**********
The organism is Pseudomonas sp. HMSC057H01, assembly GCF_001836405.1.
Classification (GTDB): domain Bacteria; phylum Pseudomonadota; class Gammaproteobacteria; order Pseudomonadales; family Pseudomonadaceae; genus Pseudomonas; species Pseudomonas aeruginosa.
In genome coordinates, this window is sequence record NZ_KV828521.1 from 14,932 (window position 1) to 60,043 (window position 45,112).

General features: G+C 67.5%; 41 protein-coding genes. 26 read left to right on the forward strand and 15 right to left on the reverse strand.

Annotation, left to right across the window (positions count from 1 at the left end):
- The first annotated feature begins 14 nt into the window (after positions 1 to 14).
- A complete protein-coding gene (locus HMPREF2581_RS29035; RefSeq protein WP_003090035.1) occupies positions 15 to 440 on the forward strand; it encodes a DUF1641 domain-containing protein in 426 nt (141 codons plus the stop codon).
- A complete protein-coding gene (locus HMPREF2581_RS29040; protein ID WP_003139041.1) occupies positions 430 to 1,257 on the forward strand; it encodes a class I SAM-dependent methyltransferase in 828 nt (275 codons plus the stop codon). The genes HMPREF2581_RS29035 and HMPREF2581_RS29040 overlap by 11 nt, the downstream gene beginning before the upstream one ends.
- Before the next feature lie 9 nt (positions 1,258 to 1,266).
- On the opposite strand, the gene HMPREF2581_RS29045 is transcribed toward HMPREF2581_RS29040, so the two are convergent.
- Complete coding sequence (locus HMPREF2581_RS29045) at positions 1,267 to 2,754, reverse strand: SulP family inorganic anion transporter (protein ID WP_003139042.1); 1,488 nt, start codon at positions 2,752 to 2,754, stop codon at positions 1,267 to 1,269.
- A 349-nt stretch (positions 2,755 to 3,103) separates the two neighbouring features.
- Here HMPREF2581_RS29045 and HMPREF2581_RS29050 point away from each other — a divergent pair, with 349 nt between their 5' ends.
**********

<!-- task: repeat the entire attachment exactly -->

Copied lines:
The organism is Pseudomonas sp. HMSC057H01, assembly GCF_001836405.1.
Classification (GTDB): domain Bacteria; phylum Pseudomonadota; class Gammaproteobacteria; order Pseudomonadales; family Pseudomonadaceae; genus Pseudomonas; species Pseudomonas aeruginosa.
In genome coordinates, this window is sequence record NZ_KV828521.1 from 14,932 (window position 1) to 60,043 (window position 45,112).

General features: G+C 67.5%; 41 protein-coding genes. 26 read left to right on the forward strand and 15 right to left on the reverse strand.

Annotation, left to right across the window (positions count from 1 at the left end):
- The first annotated feature begins 14 nt into the window (after positions 1 to 14).
- A complete protein-coding gene (locus HMPREF2581_RS29035; RefSeq protein WP_003090035.1) occupies positions 15 to 440 on the forward strand; it encodes a DUF1641 domain-containing protein in 426 nt (141 codons plus the stop codon).
- A complete protein-coding gene (locus HMPREF2581_RS29040; protein ID WP_003139041.1) occupies positions 430 to 1,257 on the forward strand; it encodes a class I SAM-dependent methyltransferase in 828 nt (275 codons plus the stop codon). The genes HMPREF2581_RS29035 and HMPREF2581_RS29040 overlap by 11 nt, the downstream gene beginning before the upstream one ends.
- Before the next feature lie 9 nt (positions 1,258 to 1,266).
- On the opposite strand, the gene HMPREF2581_RS29045 is transcribed toward HMPREF2581_RS29040, so the two are convergent.
- Complete coding sequence (locus HMPREF2581_RS29045) at positions 1,267 to 2,754, reverse strand: SulP family inorganic anion transporter (protein ID WP_003139042.1); 1,488 nt, start codon at positions 2,752 to 2,754, stop codon at positions 1,267 to 1,269.
- A 349-nt stretch (positions 2,755 to 3,103) separates the two neighbouring features.
- Here HMPREF2581_RS29045 and HMPREF2581_RS29050 point away from each other — a divergent pair, with 349 nt between their 5' ends.